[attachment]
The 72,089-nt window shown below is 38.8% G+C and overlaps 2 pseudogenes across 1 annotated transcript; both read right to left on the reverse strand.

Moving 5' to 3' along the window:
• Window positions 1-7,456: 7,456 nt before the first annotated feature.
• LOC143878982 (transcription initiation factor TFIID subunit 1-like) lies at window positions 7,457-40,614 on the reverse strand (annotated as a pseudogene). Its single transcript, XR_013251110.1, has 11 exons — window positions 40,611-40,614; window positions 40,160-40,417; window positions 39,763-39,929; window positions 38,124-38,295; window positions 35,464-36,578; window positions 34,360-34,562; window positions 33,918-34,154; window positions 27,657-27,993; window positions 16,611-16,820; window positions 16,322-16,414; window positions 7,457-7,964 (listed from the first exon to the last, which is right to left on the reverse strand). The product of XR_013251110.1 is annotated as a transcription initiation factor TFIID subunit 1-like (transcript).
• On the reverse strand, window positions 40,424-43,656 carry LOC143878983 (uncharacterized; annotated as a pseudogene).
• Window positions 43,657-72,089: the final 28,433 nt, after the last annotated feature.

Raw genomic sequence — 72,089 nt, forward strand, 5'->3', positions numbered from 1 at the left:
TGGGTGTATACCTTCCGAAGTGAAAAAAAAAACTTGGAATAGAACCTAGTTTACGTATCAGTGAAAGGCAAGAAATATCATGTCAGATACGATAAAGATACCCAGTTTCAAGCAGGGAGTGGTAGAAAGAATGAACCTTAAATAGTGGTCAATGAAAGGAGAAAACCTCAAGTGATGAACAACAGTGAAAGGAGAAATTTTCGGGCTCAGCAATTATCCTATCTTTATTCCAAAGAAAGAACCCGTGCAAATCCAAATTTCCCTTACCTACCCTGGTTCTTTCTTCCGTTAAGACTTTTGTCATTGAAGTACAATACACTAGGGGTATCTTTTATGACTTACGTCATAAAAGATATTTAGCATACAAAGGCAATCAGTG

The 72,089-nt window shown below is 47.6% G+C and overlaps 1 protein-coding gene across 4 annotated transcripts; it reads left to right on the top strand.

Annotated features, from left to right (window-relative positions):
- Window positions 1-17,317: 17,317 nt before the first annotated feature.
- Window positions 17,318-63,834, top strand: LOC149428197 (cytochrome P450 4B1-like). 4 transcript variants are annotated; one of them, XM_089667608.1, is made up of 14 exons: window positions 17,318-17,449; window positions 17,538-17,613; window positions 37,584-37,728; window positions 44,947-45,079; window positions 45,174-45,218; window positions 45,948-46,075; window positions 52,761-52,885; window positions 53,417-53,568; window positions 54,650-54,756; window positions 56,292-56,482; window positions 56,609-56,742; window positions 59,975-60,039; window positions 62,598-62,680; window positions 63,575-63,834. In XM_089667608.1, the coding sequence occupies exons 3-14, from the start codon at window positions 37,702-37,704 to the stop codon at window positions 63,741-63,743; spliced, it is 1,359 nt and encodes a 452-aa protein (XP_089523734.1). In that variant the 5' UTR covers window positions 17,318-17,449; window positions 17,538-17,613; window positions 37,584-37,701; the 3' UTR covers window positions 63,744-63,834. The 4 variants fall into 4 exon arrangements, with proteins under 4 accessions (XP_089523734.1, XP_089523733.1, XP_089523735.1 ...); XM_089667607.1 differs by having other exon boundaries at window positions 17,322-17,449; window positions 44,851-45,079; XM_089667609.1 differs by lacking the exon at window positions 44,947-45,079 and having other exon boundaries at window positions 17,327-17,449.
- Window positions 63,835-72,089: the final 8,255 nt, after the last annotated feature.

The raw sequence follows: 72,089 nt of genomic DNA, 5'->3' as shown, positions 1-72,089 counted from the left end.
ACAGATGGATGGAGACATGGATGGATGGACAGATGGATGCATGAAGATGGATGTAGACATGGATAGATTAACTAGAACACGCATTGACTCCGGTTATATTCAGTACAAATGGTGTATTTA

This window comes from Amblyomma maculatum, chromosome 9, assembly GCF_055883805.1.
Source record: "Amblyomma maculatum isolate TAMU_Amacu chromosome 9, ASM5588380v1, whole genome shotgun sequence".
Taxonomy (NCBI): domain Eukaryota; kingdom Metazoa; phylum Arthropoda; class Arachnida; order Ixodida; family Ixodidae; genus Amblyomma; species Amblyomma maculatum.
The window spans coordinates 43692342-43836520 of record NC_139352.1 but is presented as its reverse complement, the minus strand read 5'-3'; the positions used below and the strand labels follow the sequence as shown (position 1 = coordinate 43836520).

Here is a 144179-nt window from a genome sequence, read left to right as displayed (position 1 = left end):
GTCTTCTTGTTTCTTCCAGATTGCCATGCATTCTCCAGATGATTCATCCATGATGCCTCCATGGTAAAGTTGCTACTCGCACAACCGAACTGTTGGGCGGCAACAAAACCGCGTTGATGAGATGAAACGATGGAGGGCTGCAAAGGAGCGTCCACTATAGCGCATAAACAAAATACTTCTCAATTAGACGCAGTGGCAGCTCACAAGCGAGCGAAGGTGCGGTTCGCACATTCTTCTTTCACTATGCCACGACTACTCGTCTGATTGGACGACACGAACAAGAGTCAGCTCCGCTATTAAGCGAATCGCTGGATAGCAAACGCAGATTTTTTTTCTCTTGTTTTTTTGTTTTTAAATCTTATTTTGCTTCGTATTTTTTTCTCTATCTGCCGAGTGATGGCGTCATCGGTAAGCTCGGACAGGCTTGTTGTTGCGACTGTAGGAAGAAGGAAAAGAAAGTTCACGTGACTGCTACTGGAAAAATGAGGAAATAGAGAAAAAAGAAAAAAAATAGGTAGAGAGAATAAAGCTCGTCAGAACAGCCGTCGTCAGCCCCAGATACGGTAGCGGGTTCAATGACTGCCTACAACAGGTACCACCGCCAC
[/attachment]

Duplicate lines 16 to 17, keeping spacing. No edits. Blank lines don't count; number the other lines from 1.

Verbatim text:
This window comes from Amblyomma maculatum, chromosome 9, assembly GCF_055883805.1.
Source record: "Amblyomma maculatum isolate TAMU_Amacu chromosome 9, ASM5588380v1, whole genome shotgun sequence".